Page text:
Pain of Salvation – Falling Home

Released on 10th November, Falling Home is a semi-acoustic re-interpretation album from Swedish progressive rockers Pain of Salvation. The album takes tracks from across their whole career (which is fast approaching two and a half decades!), as well as providing two new covers and one newly written song. This being said Falling Home focuses most of its playtime upon their latest releases Road Salt (parts 1 and 2) and Scarsick.

The album begins well with a completely stripped back version of Stress, which originally appeared on their 1997 debut Entropia. The track opens with a jazzy shuffle, which, to quote vocalist Daniel Gildenlöw’s lyrics, is “very strange”. This groove continues throughout the song and is accompanied by a diverse collection of vocal styles and a delicious mellotron sound that harks back to 1970s classic prog.

The same keys, however, can’t help salvage Linoleum (from Road Salt One) from distinct mediocrity. Although the song begins beautifully, Gildenlöw’s verse vocals are crying out for more musical ballast to support them, as they seem to exist in no man’s land, waiting for the chorus to rescue them. The other two tracks from Road Salt, To The Shoreline and 1979, also miss the mark. They are both well recorded and would certainly please new listeners, but for existing fans not enough has changed to warrant their inclusion on the album, as the originals were both fairly clean to begin with.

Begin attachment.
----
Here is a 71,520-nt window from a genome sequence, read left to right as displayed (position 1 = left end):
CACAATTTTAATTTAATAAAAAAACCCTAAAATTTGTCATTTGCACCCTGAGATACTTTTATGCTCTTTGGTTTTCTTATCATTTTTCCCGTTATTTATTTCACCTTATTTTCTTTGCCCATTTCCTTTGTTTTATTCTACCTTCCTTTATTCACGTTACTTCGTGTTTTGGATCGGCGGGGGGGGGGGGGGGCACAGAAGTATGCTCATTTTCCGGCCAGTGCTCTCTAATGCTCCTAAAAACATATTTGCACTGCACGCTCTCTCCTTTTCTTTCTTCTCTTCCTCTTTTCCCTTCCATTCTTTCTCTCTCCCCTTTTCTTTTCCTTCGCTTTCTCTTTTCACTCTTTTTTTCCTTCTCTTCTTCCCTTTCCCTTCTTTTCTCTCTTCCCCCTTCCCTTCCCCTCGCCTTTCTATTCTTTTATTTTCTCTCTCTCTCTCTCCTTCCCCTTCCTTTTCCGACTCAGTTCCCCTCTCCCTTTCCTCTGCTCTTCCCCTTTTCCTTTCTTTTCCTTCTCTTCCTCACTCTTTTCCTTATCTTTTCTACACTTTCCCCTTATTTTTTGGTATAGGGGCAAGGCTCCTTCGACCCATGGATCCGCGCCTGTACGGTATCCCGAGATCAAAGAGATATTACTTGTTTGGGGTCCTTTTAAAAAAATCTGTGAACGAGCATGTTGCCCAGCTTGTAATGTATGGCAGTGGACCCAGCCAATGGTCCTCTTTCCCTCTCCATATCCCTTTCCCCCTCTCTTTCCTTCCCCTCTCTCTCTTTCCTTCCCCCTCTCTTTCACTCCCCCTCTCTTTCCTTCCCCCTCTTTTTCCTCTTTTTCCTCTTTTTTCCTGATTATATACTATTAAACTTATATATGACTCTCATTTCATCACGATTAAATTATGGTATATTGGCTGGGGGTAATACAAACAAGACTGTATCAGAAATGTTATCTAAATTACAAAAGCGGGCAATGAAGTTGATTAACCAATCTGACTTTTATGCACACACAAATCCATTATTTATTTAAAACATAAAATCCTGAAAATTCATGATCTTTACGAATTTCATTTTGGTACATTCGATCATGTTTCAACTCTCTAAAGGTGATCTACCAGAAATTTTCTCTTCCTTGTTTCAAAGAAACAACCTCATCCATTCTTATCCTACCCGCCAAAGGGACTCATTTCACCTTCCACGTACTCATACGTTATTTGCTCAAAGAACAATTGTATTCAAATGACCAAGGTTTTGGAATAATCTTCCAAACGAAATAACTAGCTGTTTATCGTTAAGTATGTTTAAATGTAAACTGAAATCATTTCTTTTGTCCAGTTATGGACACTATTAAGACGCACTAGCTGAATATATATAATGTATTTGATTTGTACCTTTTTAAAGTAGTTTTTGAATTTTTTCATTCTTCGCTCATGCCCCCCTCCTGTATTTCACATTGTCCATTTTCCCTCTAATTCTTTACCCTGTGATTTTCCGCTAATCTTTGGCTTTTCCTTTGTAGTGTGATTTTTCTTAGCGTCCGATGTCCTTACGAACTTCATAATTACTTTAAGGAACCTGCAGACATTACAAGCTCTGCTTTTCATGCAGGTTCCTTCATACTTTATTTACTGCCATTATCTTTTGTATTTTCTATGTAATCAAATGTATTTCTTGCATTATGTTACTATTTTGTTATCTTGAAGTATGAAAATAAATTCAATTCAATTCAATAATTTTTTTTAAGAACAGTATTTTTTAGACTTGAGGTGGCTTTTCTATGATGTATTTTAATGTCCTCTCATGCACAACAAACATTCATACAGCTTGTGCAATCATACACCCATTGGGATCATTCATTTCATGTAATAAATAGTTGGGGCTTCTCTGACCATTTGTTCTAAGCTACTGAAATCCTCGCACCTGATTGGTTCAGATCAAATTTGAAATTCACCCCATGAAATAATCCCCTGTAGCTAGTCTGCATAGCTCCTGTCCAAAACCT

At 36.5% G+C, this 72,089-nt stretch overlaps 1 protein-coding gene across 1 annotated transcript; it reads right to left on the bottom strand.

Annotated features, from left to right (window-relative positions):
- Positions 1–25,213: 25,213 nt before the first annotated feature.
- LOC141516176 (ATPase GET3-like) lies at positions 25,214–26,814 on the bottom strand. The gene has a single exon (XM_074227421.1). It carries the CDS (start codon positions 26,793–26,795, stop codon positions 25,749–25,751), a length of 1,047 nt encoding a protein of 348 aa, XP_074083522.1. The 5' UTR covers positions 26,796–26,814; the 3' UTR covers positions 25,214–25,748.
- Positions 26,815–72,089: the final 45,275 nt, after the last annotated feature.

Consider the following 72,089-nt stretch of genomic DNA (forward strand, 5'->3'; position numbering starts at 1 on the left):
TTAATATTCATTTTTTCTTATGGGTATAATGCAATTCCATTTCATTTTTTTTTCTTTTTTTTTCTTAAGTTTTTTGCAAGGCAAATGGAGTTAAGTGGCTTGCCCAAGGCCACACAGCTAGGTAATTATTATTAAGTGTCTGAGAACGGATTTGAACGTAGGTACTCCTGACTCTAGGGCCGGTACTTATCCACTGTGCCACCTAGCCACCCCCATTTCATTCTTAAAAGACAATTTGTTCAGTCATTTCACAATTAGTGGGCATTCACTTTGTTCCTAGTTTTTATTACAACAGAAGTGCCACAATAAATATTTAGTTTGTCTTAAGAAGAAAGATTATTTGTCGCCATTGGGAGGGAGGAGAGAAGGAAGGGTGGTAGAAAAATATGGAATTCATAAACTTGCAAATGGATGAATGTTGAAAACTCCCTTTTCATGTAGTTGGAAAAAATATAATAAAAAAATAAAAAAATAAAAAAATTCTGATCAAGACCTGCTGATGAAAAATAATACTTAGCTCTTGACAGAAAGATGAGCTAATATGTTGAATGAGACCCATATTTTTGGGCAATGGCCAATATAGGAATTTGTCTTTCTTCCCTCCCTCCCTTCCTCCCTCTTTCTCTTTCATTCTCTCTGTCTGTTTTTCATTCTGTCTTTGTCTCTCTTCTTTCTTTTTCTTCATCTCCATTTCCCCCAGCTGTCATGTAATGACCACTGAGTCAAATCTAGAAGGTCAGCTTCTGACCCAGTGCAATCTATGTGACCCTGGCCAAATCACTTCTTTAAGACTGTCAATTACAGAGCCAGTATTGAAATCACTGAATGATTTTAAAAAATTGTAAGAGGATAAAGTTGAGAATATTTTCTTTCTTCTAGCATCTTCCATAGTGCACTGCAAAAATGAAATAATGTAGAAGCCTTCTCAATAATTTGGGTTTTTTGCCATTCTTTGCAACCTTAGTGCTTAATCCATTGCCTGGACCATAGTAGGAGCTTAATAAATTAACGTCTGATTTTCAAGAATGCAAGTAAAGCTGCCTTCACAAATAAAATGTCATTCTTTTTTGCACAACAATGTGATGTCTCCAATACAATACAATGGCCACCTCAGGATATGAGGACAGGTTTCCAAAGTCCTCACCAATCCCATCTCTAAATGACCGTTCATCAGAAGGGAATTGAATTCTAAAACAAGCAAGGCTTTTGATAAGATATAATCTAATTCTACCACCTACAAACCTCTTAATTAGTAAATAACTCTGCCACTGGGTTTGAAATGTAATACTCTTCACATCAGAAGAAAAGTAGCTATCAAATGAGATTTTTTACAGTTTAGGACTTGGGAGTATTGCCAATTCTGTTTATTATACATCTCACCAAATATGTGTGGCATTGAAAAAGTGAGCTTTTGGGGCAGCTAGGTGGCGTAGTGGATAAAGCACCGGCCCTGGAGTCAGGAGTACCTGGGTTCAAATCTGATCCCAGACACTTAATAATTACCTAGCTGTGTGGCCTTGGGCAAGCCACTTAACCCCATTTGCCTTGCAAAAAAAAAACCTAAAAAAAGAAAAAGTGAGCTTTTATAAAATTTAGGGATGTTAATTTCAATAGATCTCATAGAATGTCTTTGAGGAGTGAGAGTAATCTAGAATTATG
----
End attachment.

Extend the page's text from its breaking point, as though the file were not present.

The songs from Scarsick (2007) are generally better represented. The once nu metal Spitfall has been brilliantly re-interpreted, allowing Gildenlöw’s powerful rap and his excellent rhythmic execution to take centre stage. Mrs. Modern Mother Mary has also been improved upon; turning the originally unfocussed track into a beautiful arrangement that the emotionally-charged lyrics deserve. The final track taken from Scarsick, Flame To The Moth, isn’t quite as effective, as the choatic feel that works for the distorted original fails to make an impact when the guitars are unplugged.

The same criticism applies to Chain Sling, which originally appeared on 2002’s Remedy Lane. Its hectic, happy-go-lucky approach is completely lost in an acoustic setting and Gildenlöw’s signature wail sounds comedic when removed from its natural habitat.

The two covers, Dio’s Holy Diver and Lou Reed’s Perfect Day are both intriguing efforts. Holy Diver is re-imagined as a half swing, half barbershop quartet style track, with elements of jazz thrown in for good measure, which surprisingly works. Their choice to cover Lou Reed makes a lot of sense, given their inclination towards the bizarre, however they made a very safe choice with Perfect Day, when they could have been much braver. Nevertheless, Perfect Day is a decent and faithful cover, with a hair-raising crescendo.

Perhaps the best effort on the album is the newly written title track. Falling Home is a gorgeous acoustic number that is beautifully arranged and is a perfect way to finish the acoustic record. It is a shame they didn’t choose to write a handful of new tracks to include in this collection, as the one they did record blows most of the re-interpreted tracks out of the water. Regardless this compilation is a solid effort and decent addition to the Pain of Salvation catalogue and provides a new incite into the Swedish band. However, a true followup to Road Salt would be much appreciated.

Overall: 6/10

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– James

 

 

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